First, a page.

It is probably true that at the various state and local levels there are “Establishment” groups which dominate the organization of the Republican Party and selections of candidates. This is probably particularly true in the states consistently dominated by significant (overwhelming)Democrat majorities in both state and federal representations.

    By current observations, it is hard to identify a national “Republican Establishment” of the type on which the Professor bases His rhetoric.

    The rhetoric is clever, but one must be careful to recognize the possible flaws in its foundations – the clay feet of the idol.

  • rfichoke

    I don’t think it’s a calculated ploy on Rand’s part. He realizes there is some middle ground between the American military as “preeminent guardians of freedom and democracy” and “imperialist capitalist running dogs.” It has been difficult to take a position between those two extremes for a long time in public discourse.

  • rfichoke

    RRS is right about the state and local establishment. But it’s pretty bad even in reliably Conservative states like mine. Since the GOP is nearly uncontested, everyone who wants a piece of the pie joins the party.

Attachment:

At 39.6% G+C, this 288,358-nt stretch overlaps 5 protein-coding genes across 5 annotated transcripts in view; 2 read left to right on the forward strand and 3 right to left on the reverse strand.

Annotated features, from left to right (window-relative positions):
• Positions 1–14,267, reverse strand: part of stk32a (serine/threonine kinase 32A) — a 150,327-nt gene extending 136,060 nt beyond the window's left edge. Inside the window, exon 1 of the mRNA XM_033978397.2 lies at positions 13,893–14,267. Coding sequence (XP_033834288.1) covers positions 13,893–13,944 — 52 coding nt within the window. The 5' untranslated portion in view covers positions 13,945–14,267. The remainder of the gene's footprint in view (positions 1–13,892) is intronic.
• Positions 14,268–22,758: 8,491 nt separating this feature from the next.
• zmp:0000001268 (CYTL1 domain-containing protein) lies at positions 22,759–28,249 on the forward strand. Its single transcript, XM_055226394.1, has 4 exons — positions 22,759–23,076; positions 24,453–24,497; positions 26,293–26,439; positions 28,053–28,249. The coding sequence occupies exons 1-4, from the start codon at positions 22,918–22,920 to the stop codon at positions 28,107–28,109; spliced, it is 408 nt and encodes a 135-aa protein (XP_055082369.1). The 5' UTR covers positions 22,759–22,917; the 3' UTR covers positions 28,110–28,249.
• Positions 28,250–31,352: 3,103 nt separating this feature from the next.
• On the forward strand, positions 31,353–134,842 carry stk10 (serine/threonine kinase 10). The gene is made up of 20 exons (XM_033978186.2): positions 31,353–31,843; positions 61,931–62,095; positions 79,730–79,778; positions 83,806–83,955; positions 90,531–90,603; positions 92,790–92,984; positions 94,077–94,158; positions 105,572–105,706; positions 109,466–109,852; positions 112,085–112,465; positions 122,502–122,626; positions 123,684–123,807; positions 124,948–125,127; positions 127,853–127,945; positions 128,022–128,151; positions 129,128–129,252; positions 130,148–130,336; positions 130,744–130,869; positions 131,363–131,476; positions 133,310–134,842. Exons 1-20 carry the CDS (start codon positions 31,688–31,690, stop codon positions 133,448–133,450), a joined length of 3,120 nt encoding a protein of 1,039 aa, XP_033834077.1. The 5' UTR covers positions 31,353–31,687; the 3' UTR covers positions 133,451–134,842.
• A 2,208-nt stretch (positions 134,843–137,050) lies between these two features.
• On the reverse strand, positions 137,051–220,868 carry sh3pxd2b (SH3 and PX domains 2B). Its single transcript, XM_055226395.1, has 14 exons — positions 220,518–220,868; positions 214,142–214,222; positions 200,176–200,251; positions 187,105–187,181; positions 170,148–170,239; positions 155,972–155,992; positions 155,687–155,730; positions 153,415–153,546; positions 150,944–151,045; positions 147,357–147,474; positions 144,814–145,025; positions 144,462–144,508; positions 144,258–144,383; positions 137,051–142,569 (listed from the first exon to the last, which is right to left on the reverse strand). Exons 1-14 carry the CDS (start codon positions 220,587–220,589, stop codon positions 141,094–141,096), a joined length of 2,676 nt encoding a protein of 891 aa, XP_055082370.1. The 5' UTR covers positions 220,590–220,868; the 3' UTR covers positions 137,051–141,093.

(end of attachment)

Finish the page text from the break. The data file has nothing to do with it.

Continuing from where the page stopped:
The national establishment is mostly corrupt local people who worked their way up, and professional campaign consultants who live in the DC media bubble. All of their friends are leftist media insiders and academics. I don’t think it’s far off to say that the New York Times and Washington Post editorial pages set national policy.

  • PapayaSF

    After all he reacted to the blowing up of hundred of marines in Lebanon (by the Iranian puppet “Part of God” that is fighting for Assad today) by RUNNING AWAY.

    Well, if you don’t count the shelling by the US Navy.

  • Larry Sheldon

    I think I see an awful lot of “cherry picking” and reductio ad absurdum here.